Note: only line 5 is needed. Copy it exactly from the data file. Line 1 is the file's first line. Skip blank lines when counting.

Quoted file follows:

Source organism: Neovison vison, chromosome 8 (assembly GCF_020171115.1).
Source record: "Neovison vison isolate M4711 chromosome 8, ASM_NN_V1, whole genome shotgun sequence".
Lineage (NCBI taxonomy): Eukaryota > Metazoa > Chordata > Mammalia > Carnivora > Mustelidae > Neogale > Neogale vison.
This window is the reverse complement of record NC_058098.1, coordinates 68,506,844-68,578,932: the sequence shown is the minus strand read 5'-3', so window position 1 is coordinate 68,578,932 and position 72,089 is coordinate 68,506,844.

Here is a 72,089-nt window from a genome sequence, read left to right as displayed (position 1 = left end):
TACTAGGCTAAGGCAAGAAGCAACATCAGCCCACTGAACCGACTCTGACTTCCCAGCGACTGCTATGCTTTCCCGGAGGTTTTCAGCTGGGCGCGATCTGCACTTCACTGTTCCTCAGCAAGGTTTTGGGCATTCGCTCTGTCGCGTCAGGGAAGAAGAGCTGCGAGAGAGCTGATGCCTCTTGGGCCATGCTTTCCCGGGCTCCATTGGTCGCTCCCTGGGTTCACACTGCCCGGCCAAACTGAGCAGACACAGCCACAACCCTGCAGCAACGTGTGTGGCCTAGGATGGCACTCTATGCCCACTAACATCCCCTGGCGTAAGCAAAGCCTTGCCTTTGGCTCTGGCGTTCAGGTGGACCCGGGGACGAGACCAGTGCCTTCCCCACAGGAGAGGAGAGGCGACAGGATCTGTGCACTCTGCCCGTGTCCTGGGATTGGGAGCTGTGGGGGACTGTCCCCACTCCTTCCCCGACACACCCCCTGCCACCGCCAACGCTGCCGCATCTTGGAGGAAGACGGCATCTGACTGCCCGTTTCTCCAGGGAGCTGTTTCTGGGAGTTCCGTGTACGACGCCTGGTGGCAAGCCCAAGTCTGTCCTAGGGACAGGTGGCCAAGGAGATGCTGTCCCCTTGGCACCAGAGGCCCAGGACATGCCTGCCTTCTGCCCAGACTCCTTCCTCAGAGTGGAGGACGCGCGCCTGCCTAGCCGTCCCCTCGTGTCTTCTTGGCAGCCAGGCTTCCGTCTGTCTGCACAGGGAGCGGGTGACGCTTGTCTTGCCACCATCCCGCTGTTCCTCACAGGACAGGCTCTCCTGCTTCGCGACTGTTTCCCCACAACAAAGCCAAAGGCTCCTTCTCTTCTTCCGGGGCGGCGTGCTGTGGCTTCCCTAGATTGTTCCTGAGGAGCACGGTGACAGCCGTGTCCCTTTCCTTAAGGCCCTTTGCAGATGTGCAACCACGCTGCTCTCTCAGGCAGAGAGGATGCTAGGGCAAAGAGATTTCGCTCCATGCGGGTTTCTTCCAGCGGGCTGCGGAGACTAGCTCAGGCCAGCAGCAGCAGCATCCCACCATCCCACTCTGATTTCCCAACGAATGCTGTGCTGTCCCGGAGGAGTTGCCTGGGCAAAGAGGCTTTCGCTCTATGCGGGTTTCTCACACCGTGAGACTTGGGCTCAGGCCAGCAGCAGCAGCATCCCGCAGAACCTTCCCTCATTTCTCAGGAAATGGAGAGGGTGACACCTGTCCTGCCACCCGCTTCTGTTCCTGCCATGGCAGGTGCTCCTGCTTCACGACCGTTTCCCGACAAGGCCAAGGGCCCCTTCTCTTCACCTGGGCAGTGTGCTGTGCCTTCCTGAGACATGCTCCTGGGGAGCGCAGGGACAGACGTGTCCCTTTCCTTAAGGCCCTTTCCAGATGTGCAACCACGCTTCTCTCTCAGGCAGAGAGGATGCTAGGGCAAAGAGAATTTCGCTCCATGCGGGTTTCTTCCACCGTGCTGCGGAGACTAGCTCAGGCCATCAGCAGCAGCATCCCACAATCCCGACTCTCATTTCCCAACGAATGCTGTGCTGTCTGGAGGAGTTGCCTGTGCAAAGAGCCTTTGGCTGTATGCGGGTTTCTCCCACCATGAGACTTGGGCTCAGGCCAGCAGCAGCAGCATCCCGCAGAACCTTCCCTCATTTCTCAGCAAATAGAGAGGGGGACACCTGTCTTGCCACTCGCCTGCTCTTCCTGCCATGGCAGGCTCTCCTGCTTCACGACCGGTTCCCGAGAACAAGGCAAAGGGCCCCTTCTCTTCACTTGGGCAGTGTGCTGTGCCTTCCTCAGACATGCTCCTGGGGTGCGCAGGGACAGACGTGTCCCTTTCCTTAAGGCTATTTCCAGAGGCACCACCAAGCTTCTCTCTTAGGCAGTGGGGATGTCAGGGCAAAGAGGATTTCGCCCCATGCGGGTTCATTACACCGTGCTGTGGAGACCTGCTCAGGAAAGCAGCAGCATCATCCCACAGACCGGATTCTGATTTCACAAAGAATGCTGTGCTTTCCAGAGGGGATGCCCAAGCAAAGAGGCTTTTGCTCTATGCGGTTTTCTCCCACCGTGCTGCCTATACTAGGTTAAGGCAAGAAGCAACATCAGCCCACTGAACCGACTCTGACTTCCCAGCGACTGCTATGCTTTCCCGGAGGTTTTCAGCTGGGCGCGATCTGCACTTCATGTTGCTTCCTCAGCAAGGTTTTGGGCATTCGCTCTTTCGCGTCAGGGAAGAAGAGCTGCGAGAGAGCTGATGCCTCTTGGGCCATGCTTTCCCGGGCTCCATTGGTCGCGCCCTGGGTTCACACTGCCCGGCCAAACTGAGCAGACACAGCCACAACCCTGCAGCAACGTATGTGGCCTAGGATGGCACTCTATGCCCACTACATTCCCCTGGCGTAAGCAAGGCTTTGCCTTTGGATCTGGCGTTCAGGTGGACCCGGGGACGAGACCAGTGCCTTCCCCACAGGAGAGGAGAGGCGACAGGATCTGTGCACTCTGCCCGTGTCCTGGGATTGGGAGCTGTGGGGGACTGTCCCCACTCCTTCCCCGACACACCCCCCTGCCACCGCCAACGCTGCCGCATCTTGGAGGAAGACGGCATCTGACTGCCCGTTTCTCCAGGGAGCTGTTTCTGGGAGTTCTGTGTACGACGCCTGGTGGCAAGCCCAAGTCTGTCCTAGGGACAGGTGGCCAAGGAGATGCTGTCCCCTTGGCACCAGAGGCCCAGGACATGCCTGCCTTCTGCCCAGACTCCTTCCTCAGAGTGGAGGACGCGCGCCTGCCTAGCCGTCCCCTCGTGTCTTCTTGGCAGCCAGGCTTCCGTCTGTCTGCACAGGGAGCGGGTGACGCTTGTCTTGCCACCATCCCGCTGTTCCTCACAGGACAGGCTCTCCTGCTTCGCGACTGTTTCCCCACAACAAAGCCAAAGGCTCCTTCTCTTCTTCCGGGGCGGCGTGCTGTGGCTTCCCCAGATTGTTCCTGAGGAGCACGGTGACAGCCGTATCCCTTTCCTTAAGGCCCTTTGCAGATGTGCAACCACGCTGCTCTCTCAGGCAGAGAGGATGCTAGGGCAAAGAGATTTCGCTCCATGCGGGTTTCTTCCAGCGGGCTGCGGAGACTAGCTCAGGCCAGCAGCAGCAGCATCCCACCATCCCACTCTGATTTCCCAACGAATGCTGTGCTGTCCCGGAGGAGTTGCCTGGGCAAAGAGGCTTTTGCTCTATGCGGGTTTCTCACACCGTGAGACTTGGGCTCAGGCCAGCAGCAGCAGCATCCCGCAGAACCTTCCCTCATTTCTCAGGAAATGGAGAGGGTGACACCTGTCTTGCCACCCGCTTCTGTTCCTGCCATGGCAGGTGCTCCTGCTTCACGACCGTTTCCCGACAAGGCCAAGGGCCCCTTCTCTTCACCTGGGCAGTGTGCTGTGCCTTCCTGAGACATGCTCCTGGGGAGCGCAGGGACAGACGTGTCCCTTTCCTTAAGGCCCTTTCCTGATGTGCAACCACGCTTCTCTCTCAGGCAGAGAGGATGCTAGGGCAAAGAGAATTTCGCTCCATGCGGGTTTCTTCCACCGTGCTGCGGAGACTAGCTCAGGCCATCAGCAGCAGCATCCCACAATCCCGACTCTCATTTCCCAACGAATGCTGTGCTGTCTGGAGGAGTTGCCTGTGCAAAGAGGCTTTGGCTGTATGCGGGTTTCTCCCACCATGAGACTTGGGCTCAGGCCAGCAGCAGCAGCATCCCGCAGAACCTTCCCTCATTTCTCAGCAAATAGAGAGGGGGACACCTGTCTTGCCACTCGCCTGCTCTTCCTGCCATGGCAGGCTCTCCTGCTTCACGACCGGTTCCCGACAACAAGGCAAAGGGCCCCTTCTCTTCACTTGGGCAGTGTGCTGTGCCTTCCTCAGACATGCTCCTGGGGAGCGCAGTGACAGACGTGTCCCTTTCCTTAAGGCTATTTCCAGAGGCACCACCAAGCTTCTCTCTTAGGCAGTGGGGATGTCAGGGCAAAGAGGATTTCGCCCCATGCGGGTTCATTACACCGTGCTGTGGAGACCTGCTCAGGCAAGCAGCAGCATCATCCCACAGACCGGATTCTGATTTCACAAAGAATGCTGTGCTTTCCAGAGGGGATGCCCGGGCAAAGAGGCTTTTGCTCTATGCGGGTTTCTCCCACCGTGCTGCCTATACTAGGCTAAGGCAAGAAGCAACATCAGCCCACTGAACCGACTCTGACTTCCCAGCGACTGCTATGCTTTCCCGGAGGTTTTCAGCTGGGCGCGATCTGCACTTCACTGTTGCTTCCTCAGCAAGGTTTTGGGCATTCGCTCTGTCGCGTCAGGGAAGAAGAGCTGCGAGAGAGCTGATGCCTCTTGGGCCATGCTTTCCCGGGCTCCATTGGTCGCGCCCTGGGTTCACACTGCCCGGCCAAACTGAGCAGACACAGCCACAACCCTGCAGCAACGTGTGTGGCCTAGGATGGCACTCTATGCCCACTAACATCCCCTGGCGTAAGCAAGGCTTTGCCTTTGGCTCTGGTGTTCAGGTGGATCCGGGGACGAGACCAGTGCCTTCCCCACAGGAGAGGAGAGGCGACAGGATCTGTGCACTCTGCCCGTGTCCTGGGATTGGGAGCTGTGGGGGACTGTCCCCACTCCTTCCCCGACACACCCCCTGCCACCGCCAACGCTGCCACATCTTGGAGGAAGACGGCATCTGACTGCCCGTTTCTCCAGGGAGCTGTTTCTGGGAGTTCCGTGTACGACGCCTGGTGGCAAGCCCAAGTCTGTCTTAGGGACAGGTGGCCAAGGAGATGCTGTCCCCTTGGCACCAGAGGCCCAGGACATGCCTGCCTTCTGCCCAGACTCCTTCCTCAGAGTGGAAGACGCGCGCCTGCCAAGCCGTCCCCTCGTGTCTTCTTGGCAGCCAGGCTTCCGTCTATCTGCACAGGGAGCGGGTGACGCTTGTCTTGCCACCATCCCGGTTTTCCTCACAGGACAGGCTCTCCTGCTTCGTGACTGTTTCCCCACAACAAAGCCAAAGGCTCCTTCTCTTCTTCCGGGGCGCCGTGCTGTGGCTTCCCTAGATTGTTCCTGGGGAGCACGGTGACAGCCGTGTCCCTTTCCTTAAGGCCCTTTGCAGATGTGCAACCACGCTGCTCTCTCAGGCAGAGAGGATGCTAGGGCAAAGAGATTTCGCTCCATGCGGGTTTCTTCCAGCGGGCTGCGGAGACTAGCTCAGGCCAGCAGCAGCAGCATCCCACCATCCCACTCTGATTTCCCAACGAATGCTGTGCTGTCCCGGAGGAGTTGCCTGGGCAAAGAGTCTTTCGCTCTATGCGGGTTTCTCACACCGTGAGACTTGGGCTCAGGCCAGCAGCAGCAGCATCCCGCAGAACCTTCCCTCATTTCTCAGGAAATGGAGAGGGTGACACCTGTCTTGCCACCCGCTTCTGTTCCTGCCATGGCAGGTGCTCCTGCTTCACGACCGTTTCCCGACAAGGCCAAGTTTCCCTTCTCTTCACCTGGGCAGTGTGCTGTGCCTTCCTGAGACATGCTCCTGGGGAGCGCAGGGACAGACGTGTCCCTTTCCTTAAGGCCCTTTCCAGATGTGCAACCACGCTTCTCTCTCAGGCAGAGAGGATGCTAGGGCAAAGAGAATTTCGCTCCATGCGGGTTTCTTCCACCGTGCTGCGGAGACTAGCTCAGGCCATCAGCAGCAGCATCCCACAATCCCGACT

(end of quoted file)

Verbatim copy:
Here is a 72,089-nt window from a genome sequence, read left to right as displayed (position 1 = left end):